NBA straight out of high school.
Or at least he was
until last year, when the
Jazz used their
first-round pick on
California high schooler
DeShawn Stevenson, who
is scheduled to be
arraigned later this week
in Fresno, Calif., on a
felony count of statutory
"You could say, 'He's
20 years old, blah, blah,
blah.' That argues the
premise I've always
made: We shouldn't be
drafting these 18-, 19-, 20-year-old kids," Miller said. "They can
develop their technical skills, but can they develop their social and
emotional skills to meet the rigors and demands of the NBA? That's a
big question, and I think we've got to start dealing with that."
NBA commissioner David Stern favors a ban on high schoolers in
his league, but the NBA Players Association is opposed, meaning it's
not likely to happen any time soon. Six prep players declared for last
Wednesday's NBA draft, and four were among the first eight
Miller, meanwhile, sides with Stern -- especially now.
"I'd love to find some limitation on the age that we can draft
players," he said. "(Last week's) draft scares the heck out of me, when
I look at the number of high school kids and (college) underclassmen.
"I think it sends a loud warning to us, if we're listening at all as
NBA management and owners, that, 'What are we doing to our farm
system?' I mean, you can call it what you want, but that's what
college has been to us." ill DeShawn Stevenson ever play another game for the Jazz?
The question looms, and it's a tough one -- even for Jazz owner
Larry H. Miller -- to answer.
Stevenson, 20, was trumpeted as a
star for the future when Utah selected
him in the first round of last year's
NBA Draft. The rookie's recent arrest in
his hometown of Fresno., Calif., on a
felony charge of unlawful intercourse
with a minor -- i.e., statutory rape --
threatens to dim that star.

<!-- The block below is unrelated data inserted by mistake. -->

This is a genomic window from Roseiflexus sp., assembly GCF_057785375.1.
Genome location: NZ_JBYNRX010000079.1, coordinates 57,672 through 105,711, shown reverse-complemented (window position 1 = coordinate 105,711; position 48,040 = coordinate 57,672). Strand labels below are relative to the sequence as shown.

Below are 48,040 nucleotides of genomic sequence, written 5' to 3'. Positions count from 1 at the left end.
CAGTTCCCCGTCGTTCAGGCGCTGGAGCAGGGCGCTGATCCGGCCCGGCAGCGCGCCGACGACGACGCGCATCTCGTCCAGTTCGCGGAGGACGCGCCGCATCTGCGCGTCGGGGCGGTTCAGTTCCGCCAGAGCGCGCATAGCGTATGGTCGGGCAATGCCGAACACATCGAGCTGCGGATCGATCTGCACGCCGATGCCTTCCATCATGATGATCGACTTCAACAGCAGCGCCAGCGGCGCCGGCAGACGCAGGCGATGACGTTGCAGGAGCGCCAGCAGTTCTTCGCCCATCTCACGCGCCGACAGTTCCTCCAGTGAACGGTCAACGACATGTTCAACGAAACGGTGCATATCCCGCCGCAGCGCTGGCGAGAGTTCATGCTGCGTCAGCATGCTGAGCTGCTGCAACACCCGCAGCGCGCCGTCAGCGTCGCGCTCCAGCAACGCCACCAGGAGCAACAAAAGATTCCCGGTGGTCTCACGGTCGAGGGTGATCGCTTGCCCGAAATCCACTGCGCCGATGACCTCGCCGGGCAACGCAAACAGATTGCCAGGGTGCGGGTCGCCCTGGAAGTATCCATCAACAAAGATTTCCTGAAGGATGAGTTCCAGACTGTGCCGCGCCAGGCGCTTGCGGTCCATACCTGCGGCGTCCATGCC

How much, remains to be seen.
Asked if Stevenson, who is
scheduled to be arraigned Friday in
Fresno Superior Court, can ever play
for Utah again, Miller hedged.
"I think so," Miller said, "but not
under any circumstances.
"There's so many variables; we're
trying not to guess too much at them,"
he added. "So the first thing we have to
do is have a determination in the legal
system, whether it's a trial in front of
a jury, just a trial before a judge
without a jury or a negotiated settlement -- you know, plea bargain or
a reduction of the charges.
"If DeShawn's convicted in a worst-case (scenario) -- let's say it's
as bad as it can get, and it's as bad as it sounds -- it's a real problem
for us, because we have always said that we want this team to stand
for certain things, you want the team to represent certain things in
the community, we want the players to be role models."
Miller is obviously disappointed Stevenson is in this predicament.
"We don't expect them to be angels, but there's certain things
we've always stood for," he said. "Now, having said that, I think
DeShawn is a good guy. If it's what it's charged to be right now, he
made a very serious and, in my opinion, a very stupid mistake."
Stevenson surrendered to authorities in Fresno on June 19, then